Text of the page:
The New World


The New World

The New World
(2006)
Starring: Colin Farrell, Q’Orianka Kilcher, Christopher Plummer, Christian Bale, August Schellenberg
Director: Terrence Mallick
Format: AC-3, Closed-captioned, Color, Dolby, DVD-Video, Subtitled, Widescreen, NTSC
Rated:
Studio: New Line Home Video
DVD Release Date: May 9, 2006
Run Time: 150 minutes


It seems like a dream.” So intones John Smith (an emphatic and forceful Colin Farrell) describing his time with Pocahontas (a gorgeous newcomer, Q’Orianka Kilcher) in what would come to be known as Jamestown, Virginia circa 1607.

And so much like a dream is Terence Malick’s newest “The New World.” There are long stretches of this film in which there is only action without or with minimal sound: the Native Americans going about their day-to-day lives, working, playing, training, eating and celebrating while the King James sent Englishmen, looking for a quick way from England to the “Indies,” basically go about their day scavenging for food, fighting amongst themselves and acting like savages. In fact, the Native Americans are mostly gorgeous, clean, well groomed while the supposedly civilized Englishmen are smelly, scuffy and ill-mannered. One of the funniest scenes comes at the beginning of the film when a Warrior approaches Captain Newport (Christopher Plummer) and squinches his nose due to the Captain’s body odor. There is no doubt that the peaceful, though wary and intelligent Natives as presented here: regal, civilized are superior to the intruders.

In a mesmerizing almost stuperous mist, in a land so new and fresh and rife with possibilities, where a man can begin again without the sins of his past encroaching upon and stifling him, Malick sets the scene for the beginning of “The New World.” There is such wonder, giddiness and hope in Malick’s mise en scene that you can’t help but be taken in by it all: what a chance we had to build a better world, what a chance we had to right the wrongs of our former world.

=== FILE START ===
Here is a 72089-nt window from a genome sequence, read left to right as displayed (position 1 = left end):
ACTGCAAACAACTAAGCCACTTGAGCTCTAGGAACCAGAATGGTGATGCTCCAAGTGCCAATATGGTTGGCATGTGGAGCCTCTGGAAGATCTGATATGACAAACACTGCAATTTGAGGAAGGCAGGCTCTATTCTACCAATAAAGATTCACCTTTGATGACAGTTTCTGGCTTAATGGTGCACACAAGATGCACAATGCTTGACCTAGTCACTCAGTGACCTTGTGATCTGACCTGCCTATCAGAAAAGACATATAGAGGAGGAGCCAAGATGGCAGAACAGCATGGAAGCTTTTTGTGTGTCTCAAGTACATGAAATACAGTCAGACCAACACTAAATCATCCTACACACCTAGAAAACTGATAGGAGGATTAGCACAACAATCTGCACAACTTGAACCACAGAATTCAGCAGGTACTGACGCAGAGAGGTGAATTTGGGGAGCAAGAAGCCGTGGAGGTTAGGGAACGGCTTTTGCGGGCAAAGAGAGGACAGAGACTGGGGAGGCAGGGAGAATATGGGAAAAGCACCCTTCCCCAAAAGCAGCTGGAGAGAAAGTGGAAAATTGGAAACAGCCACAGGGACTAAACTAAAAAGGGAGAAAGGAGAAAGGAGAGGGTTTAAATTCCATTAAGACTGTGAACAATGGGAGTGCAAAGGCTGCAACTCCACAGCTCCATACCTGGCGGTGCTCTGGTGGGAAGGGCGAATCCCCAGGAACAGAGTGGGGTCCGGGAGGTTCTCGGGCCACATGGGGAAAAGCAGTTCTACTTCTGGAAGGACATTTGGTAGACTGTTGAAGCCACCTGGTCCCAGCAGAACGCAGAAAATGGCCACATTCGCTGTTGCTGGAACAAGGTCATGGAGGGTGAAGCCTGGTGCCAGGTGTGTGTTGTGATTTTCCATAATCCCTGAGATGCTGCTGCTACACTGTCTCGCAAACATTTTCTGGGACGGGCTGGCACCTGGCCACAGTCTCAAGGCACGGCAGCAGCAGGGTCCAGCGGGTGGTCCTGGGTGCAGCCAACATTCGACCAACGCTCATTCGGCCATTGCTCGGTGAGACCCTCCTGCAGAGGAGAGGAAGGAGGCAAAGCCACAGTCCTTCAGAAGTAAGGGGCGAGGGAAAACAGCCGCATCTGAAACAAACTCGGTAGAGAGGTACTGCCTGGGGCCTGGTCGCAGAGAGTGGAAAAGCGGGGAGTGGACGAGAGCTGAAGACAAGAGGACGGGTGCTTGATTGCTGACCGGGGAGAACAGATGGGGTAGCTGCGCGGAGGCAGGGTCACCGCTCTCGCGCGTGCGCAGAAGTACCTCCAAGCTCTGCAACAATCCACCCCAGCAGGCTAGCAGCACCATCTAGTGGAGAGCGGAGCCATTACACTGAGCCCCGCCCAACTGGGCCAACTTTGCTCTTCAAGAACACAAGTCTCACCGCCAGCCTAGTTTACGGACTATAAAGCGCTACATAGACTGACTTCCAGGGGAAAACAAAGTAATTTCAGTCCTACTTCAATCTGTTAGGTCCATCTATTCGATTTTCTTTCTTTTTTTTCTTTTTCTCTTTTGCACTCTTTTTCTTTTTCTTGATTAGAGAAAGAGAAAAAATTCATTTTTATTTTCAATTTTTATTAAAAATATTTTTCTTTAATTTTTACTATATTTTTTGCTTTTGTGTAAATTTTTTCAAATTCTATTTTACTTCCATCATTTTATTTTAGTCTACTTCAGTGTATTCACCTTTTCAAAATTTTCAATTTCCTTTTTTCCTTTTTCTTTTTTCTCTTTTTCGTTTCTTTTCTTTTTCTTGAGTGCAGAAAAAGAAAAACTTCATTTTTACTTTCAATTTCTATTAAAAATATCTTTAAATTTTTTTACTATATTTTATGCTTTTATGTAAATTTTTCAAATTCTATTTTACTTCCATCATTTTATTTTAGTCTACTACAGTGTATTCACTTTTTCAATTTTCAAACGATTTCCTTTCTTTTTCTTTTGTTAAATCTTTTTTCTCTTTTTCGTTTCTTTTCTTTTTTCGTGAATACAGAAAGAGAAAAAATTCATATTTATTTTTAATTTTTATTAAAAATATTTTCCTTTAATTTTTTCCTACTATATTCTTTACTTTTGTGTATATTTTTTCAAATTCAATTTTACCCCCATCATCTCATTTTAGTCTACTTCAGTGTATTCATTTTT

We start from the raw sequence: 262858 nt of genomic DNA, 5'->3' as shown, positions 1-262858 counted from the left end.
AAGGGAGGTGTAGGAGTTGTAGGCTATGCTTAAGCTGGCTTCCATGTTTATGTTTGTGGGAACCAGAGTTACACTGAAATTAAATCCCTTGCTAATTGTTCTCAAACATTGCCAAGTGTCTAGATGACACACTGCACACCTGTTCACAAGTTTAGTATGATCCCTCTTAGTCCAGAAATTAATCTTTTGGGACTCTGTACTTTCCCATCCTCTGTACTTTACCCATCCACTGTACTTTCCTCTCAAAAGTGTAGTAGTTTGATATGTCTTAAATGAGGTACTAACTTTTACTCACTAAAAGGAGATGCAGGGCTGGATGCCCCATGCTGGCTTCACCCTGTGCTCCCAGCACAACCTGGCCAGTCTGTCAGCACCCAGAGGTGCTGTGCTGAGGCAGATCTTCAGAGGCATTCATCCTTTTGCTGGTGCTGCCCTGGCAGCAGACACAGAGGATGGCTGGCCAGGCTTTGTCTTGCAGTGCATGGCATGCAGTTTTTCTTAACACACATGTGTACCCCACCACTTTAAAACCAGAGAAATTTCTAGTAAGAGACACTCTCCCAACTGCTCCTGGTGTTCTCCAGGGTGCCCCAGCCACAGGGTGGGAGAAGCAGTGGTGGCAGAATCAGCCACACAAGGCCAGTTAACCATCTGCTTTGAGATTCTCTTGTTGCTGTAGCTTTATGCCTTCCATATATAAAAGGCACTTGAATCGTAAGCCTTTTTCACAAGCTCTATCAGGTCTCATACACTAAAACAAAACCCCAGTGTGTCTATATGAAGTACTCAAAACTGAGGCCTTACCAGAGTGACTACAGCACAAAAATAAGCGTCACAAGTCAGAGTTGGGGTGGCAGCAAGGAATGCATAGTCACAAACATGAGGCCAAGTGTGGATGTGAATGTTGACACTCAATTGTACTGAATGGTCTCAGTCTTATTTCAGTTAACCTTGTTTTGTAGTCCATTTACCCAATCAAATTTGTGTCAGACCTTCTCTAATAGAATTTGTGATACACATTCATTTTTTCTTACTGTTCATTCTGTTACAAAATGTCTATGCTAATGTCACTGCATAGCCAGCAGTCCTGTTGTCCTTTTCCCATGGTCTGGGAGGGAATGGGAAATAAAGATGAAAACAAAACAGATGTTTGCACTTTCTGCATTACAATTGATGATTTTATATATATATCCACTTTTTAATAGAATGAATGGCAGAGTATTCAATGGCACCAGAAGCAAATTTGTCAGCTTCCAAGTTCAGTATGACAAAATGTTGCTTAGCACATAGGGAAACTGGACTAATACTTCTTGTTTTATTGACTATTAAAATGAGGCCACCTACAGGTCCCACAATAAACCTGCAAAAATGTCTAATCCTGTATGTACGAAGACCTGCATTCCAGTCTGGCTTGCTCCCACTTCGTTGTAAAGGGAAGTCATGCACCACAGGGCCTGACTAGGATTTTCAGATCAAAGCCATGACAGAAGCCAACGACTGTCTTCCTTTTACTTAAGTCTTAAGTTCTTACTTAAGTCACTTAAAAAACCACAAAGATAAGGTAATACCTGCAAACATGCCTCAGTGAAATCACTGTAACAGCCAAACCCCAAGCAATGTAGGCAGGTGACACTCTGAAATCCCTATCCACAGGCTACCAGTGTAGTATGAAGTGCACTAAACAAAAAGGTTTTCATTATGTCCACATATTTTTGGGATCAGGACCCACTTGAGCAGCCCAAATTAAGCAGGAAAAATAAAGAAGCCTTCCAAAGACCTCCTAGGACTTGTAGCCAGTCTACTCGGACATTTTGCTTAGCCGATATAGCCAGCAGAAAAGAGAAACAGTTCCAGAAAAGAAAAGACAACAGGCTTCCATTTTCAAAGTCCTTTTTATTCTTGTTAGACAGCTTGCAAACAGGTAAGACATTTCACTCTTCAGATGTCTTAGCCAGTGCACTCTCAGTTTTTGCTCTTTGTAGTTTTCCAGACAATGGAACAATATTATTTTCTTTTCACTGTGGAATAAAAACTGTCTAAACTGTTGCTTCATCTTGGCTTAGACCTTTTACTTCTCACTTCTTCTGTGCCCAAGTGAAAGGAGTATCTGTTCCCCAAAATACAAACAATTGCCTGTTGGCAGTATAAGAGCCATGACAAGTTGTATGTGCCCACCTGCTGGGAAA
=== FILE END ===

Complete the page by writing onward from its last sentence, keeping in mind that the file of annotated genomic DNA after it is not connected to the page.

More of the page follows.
The central story is the one between Princess Pocahontas (“playful one”) and Captain John Smith who arrives in Jamestown in shackles and is almost hung for treason but Captain Newport thinks better of it and instead sends Smith on a journey up the river to find and pay respects to Chief Powhatan. Powhatan instructs Smith to teach Pocahontas English and from this a romance develops.

Malick takes his time telling this story and “The New World” is slow, quiet, often silent and elegiac: he takes the time to stop, observe and ponder what his camera is showing…no quick jump cuts here to keep us supposedly impatient viewers interested. The world of Malick’s films is a world filled with innocence and wonder: but wonder and innocence tempered with the realities of the brutal and the unforgiving. We are in Paradise here, Paradise before the fall: the fall is inevitable, of course and there is no doubt on whose doorstep the fault can be laid.


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